The other performance will be June 15 as part of the city’s Pride celebrations and feature Amit Patel, who lives in Fremont, where he grew up, and Prumsodun Ok, who started Cambodia’s first LGBTQ dance group.
On a video call from Cambodia, Ok said that he’d loved dance since he was a little boy and that there are videos of him wearing his sister’s red dress and dancing at 3 years old. He grew up in Long Beach, where his family moved after fleeing Cambodia’s Khmer Rouge regime.
Ok looks forward to coming to San Francisco (where he lived when he studied experimental filmmaking at the San Francisco Art Institute) to perform two sacred solos — one about a woman making a pilgrimage to pray for her troubled land and becoming possessed by deities and the second depicting someone who is half male and half female and acts as a messenger between the people and the gods.
“These two dances, for me, really represent the ways that our traditions, our culture, and our histories are bigger than Eurocentric notions of ‘queer,’” Ok said. “In one case, you have a tradition in which dancers become possessed by spirits. Those spirits can be male or female or animal or divine, and therefore in that act of possession, we show that the body, the form, is just an illusion. And in the second dance, we show this being who’s half male and half female, who represents creative power, and to see such a figure elevated to be the one that’s chosen to be the bridge between heaven and earth — I think that’s important.”
Unlike Ok, Patel didn’t start dancing until he was 10. He didn’t love it — his mother had signed him up for Bollywood classes hoping her shy son would come out of his shell. It wasn’t until he was older that he enjoyed it.
“When I started doing a lot more contemporary dance mixed with storytelling, I felt I was finally able to represent myself and feel like, ‘Oh, I’m telling a story about me or something I want to convey,’” Patel said. “I think that’s kind of when that light switch finally turned on, like, ‘Oh, wow, I can use this as a way of telling stories, whether it’s about queerness or mental health or different social issues,’ and I thought that was really fascinating.”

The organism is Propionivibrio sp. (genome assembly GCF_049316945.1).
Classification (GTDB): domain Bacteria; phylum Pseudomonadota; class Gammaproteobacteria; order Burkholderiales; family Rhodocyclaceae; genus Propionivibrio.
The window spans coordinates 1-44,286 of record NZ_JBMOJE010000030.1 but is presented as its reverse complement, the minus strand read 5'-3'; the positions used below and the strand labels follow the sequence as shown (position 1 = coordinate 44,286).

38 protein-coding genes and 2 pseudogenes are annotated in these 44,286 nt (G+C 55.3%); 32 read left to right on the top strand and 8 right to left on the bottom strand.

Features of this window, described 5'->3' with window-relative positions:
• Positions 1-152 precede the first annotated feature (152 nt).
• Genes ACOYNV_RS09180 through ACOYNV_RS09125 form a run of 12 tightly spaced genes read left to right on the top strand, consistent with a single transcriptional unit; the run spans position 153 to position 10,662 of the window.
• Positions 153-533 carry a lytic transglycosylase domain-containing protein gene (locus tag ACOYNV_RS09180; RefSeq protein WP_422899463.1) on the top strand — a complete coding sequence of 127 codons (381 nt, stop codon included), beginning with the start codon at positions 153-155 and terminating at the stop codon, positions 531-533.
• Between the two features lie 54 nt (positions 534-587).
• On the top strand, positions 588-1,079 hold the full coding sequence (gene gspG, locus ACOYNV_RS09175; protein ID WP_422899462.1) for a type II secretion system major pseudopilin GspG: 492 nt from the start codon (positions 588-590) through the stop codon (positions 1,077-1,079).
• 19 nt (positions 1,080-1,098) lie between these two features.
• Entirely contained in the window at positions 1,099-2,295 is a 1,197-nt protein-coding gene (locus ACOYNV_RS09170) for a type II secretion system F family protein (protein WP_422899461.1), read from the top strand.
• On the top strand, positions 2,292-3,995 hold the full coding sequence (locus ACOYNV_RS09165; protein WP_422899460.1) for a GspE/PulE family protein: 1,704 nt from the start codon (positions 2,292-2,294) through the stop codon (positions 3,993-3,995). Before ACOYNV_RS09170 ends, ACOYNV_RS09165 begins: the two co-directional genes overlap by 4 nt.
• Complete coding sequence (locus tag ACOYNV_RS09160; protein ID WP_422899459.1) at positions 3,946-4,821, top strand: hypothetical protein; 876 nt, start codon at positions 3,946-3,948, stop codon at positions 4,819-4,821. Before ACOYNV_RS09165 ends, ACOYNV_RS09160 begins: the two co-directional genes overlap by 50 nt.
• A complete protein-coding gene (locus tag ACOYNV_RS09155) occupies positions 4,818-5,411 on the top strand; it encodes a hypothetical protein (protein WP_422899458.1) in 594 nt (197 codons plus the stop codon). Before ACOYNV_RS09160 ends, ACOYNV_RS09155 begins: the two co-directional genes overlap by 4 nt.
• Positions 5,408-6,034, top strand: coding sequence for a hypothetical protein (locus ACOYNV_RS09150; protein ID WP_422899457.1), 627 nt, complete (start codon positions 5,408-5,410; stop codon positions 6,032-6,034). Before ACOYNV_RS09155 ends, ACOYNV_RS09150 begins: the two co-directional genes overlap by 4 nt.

Patel started teaching his class “Bollywood Heels” after he took a workshop like it in 2016 right out of college and loved it. He wanted something where others could feel like that, too.
“I took this one class, and I just felt a surge of confidence and empowerment. I was like, ‘What is this feeling?’ You know, I felt a few inches taller,” he said. “I’m walking with so much more confidence. And even after I took off the heels, I was like, ‘Wait, that confidence has stayed with me.’”
Patel says he’s never seen an exhibit like Beyond Bollywood with so much context and depth.
“I’m just really excited to see all these different histories of South Asia seen through art,” he said. “And in the pieces my company’s going to be doing, we’re touching upon gender fluidity and expression within South Asian history and dance forms. Those identities have existed in India’s past, and being able to express them in new ways is really exciting.”
For McGill, the immersive nature of the exhibition is thrilling. He has planned individual rooms before the five sections, each of which will have just one artwork along with special lighting, sound effects, and in some cases video, to set an emotional tone for the galleries.
For example, before “Destruction and Creation,” there will be a statue of Shiva dancing while NASA footage of solar flares plays on the three walls surrounding it, with the sound of the hand drum Shiva plays added in.
“We wanted to make sure that our visitors are encouraged to engage their emotions as well as their intellects,” McGill said. “A lot of these artworks are really about emotional states, and obviously, dance is extremely communicative of emotion.”